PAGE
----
Just last month, Perkins again predicted that the Supreme Court could trigger an uprising with a ruling in favor of marriage equality: “If the court imposes upon the nation a redefinition of marriage, I don’t think the nation is going to accept it, I absolutely don’t, and the conflict that is going to come as a result of it.”
Perkins may not find much support for his anti-gay revolution from the public at large, but he may find his some willing participants in his fellow Religious Right leaders.
“The church and people of faith and values need to rise up” against such a ruling, he said in 2013. “We just simply cannot allow this to become the law of the land.”
The previous year, Staver warned that marriage equality “could be the unraveling of the United States” and trigger a civil war:
This is the thing that revolutions literally are made of. This would be more devastating to our freedom, to our religious freedom, to the rights of pastors and their duty to be able to speak and to Christians around the country, then anything that the revolutionaries during the American Revolution even dreamed of facing. This would be the thing that revolutions are made of. This could split the country right in two. This could cause another civil war. I’m not talking about just people protesting in the streets, this could be that level because what would ultimately happen is a direct collision would immediately happen with pastors, with churches, with Christians, with Christian ministries, with other businesses, it would be an avalanche that would go across the country.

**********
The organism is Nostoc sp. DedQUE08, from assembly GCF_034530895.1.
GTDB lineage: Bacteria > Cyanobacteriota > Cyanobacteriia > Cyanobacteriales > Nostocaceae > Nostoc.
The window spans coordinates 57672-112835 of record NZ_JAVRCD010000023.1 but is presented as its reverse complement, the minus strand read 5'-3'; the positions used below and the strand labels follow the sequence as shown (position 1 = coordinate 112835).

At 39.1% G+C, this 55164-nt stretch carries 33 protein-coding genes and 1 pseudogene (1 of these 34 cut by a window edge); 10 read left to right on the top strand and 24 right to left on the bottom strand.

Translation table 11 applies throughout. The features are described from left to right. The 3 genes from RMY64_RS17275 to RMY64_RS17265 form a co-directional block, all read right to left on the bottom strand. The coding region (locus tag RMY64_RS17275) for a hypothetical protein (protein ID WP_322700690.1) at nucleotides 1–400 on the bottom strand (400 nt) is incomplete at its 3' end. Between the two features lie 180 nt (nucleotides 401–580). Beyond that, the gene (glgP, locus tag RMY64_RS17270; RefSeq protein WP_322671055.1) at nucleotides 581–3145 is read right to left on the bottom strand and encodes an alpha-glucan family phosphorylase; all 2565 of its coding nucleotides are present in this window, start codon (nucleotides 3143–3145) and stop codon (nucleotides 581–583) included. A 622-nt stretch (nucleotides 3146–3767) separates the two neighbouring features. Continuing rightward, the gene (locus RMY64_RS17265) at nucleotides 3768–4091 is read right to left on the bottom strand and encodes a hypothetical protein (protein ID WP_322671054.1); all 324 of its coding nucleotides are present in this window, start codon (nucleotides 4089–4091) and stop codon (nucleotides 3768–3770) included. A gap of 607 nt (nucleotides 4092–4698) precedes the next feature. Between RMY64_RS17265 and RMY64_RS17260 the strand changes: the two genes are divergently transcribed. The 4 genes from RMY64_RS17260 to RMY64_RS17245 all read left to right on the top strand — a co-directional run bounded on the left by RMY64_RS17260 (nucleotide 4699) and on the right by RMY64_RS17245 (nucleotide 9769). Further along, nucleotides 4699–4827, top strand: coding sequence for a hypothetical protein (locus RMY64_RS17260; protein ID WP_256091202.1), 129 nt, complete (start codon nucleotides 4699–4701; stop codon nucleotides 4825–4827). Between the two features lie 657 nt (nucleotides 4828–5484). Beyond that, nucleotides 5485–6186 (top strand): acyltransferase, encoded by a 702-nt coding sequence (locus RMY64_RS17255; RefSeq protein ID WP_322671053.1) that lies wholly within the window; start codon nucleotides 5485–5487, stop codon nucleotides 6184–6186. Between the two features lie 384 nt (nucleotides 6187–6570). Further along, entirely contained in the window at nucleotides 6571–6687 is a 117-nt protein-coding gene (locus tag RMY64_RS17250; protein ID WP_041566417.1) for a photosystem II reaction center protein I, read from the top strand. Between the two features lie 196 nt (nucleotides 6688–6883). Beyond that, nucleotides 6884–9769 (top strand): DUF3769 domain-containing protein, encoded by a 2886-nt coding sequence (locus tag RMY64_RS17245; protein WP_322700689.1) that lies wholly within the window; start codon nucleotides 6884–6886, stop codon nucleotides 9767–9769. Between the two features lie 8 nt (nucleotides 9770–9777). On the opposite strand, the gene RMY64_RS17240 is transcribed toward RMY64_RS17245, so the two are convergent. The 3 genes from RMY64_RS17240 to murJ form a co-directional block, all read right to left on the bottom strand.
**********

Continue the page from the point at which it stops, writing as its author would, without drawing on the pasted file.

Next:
After the Supreme Court struck down a key portion of DOMA, Staver declared that the country was “crossing into the realm of rebellion, we’re crossing into the realm of revolution.”
The Alabama Example
After the Supreme Court’s Windsor decision led to a string of federal court decisions striking down bans on same-sex marriage, Religious Right leaders pleaded for governors and other state officials to openly flout the rulings.